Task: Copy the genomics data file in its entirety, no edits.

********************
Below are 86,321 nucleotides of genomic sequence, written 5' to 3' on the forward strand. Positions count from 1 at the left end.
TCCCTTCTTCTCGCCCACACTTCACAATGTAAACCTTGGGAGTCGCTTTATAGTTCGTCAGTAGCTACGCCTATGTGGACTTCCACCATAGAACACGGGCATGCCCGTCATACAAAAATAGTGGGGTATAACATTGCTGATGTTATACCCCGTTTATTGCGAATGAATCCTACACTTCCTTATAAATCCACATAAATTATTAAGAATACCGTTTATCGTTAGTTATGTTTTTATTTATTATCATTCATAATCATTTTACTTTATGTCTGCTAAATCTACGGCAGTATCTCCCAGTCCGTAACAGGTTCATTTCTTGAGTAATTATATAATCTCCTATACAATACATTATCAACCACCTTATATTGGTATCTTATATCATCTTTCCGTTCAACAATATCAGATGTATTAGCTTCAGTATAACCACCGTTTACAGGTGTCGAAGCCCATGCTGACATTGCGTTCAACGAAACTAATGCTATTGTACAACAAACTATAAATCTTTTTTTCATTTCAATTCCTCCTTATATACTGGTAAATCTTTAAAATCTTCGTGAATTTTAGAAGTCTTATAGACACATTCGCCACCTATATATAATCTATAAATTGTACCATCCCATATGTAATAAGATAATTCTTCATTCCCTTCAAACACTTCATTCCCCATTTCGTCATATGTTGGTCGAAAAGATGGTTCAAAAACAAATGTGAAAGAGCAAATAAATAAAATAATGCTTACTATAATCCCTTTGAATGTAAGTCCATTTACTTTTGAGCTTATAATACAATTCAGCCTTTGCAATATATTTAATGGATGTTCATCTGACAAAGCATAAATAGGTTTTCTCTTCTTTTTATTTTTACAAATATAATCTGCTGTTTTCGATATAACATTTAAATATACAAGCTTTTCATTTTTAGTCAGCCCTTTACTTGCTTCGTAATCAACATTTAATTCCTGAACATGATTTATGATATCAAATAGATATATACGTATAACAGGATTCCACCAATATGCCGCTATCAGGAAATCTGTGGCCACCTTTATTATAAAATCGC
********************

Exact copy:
Below are 86,321 nucleotides of genomic sequence, written 5' to 3' on the forward strand. Positions count from 1 at the left end.
TCCCTTCTTCTCGCCCACACTTCACAATGTAAACCTTGGGAGTCGCTTTATAGTTCGTCAGTAGCTACGCCTATGTGGACTTCCACCATAGAACACGGGCATGCCCGTCATACAAAAATAGTGGGGTATAACATTGCTGATGTTATACCCCGTTTATTGCGAATGAATCCTACACTTCCTTATAAATCCACATAAATTATTAAGAATACCGTTTATCGTTAGTTATGTTTTTATTTATTATCATTCATAATCATTTTACTTTATGTCTGCTAAATCTACGGCAGTATCTCCCAGTCCGTAACAGGTTCATTTCTTGAGTAATTATATAATCTCCTATACAATACATTATCAACCACCTTATATTGGTATCTTATATCATCTTTCCGTTCAACAATATCAGATGTATTAGCTTCAGTATAACCACCGTTTACAGGTGTCGAAGCCCATGCTGACATTGCGTTCAACGAAACTAATGCTATTGTACAACAAACTATAAATCTTTTTTTCATTTCAATTCCTCCTTATATACTGGTAAATCTTTAAAATCTTCGTGAATTTTAGAAGTCTTATAGACACATTCGCCACCTATATATAATCTATAAATTGTACCATCCCATATGTAATAAGATAATTCTTCATTCCCTTCAAACACTTCATTCCCCATTTCGTCATATGTTGGTCGAAAAGATGGTTCAAAAACAAATGTGAAAGAGCAAATAAATAAAATAATGCTTACTATAATCCCTTTGAATGTAAGTCCATTTACTTTTGAGCTTATAATACAATTCAGCCTTTGCAATATATTTAATGGATGTTCATCTGACAAAGCATAAATAGGTTTTCTCTTCTTTTTATTTTTACAAATATAATCTGCTGTTTTCGATATAACATTTAAATATACAAGCTTTTCATTTTTAGTCAGCCCTTTACTTGCTTCGTAATCAACATTTAATTCCTGAACATGATTTATGATATCAAATAGATATATACGTATAACAGGATTCCACCAATATGCCGCTATCAGGAAATCTGTGGCCACCTTTATTATAAAATCGC